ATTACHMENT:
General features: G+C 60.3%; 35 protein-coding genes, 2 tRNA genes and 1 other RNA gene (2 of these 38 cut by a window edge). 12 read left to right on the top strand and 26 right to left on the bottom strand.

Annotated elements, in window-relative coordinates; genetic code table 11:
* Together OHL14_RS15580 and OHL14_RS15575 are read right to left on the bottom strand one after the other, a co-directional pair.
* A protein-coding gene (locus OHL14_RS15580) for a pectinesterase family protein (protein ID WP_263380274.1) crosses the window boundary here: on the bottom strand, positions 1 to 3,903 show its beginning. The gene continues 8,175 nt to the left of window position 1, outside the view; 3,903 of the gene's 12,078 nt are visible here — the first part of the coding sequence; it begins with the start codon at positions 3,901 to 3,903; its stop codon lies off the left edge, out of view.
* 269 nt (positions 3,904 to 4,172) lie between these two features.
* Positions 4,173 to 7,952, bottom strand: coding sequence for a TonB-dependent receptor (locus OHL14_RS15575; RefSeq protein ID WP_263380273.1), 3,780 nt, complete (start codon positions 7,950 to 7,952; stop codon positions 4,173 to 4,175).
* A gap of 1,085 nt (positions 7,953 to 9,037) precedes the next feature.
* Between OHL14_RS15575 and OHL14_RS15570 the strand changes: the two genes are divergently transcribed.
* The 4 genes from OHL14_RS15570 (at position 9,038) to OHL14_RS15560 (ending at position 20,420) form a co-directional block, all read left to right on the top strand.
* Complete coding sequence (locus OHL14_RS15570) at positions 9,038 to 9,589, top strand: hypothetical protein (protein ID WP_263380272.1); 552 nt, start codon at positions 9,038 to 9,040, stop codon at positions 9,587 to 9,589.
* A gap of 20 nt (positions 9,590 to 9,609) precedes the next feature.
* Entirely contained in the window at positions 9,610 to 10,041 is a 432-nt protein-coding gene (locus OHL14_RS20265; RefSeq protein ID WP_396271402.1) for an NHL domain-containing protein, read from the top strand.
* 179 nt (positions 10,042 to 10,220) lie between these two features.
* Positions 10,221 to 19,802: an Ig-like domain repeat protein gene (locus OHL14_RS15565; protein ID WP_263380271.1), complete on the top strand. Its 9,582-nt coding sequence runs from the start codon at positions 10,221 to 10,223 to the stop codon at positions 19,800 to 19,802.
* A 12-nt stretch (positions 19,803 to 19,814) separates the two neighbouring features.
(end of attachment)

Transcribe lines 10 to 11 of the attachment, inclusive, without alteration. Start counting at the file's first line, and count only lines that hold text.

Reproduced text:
* Complete coding sequence (locus OHL14_RS15570) at positions 9,038 to 9,589, top strand: hypothetical protein (protein ID WP_263380272.1); 552 nt, start codon at positions 9,038 to 9,040, stop codon at positions 9,587 to 9,589.
* A gap of 20 nt (positions 9,590 to 9,609) precedes the next feature.